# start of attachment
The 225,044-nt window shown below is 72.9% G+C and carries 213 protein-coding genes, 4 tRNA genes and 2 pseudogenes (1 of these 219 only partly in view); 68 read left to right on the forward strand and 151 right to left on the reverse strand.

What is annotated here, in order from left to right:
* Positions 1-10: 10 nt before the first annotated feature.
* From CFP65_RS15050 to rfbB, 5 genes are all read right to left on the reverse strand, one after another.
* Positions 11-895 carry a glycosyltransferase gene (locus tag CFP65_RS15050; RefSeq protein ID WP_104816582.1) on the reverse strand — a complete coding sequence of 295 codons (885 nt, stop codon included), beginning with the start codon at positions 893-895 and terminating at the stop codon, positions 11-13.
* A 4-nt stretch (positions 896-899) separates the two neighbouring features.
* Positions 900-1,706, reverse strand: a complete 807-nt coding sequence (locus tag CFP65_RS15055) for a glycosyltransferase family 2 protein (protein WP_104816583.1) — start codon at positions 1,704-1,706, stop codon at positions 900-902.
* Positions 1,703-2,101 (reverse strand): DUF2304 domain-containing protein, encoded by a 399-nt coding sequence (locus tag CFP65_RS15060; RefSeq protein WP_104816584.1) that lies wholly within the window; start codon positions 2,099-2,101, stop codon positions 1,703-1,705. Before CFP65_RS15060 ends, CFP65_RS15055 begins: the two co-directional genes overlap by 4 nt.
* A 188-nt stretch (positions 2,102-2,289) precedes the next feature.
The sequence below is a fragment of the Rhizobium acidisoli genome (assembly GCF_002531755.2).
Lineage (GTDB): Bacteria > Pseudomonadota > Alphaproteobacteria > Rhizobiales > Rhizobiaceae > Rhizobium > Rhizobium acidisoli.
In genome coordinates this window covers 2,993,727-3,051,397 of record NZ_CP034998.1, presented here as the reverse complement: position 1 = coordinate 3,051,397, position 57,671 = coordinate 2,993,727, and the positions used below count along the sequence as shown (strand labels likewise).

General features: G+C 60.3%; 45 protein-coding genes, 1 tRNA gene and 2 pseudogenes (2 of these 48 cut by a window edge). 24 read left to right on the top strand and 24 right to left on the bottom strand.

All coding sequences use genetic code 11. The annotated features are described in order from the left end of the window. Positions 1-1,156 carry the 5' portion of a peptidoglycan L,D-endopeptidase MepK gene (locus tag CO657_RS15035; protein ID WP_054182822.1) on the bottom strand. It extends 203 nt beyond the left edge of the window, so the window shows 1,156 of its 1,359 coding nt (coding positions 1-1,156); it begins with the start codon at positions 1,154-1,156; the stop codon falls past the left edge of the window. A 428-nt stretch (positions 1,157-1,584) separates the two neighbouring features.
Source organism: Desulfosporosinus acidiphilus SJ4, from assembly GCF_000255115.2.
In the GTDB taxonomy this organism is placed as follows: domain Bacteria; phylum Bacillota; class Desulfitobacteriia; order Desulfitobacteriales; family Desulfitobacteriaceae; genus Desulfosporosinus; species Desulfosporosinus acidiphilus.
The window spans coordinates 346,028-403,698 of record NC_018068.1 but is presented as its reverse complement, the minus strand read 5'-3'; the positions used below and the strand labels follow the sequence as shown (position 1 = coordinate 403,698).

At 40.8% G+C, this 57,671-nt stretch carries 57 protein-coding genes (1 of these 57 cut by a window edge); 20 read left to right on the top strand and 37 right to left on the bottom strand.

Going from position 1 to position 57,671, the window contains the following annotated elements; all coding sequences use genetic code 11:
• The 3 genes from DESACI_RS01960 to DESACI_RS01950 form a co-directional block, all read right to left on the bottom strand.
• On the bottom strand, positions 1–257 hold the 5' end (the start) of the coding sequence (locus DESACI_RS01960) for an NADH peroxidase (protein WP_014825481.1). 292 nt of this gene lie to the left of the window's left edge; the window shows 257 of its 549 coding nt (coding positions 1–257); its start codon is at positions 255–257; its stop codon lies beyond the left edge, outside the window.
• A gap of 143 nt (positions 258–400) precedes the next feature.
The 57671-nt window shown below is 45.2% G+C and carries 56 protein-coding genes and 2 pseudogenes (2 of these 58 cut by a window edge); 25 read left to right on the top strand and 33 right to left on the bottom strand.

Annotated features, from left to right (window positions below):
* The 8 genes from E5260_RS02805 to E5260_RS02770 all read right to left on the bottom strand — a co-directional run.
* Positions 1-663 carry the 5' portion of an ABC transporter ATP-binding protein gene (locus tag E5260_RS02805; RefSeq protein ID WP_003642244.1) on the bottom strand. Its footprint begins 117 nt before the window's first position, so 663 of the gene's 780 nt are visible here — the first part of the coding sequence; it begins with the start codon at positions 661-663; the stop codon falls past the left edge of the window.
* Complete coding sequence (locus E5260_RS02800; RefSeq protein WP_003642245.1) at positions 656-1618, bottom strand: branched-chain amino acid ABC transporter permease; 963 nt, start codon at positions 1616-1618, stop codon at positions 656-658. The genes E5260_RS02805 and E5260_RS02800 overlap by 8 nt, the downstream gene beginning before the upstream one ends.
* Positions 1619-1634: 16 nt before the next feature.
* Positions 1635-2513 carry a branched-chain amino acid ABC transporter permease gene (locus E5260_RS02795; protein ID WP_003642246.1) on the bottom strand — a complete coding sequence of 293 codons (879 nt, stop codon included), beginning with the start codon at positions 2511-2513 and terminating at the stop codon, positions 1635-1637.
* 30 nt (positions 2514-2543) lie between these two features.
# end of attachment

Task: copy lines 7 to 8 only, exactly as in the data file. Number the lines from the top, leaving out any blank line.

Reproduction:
* Positions 900-1,706, reverse strand: a complete 807-nt coding sequence (locus tag CFP65_RS15055) for a glycosyltransferase family 2 protein (protein WP_104816583.1) — start codon at positions 1,704-1,706, stop codon at positions 900-902.
* Positions 1,703-2,101 (reverse strand): DUF2304 domain-containing protein, encoded by a 399-nt coding sequence (locus tag CFP65_RS15060; RefSeq protein WP_104816584.1) that lies wholly within the window; start codon positions 2,099-2,101, stop codon positions 1,703-1,705. Before CFP65_RS15060 ends, CFP65_RS15055 begins: the two co-directional genes overlap by 4 nt.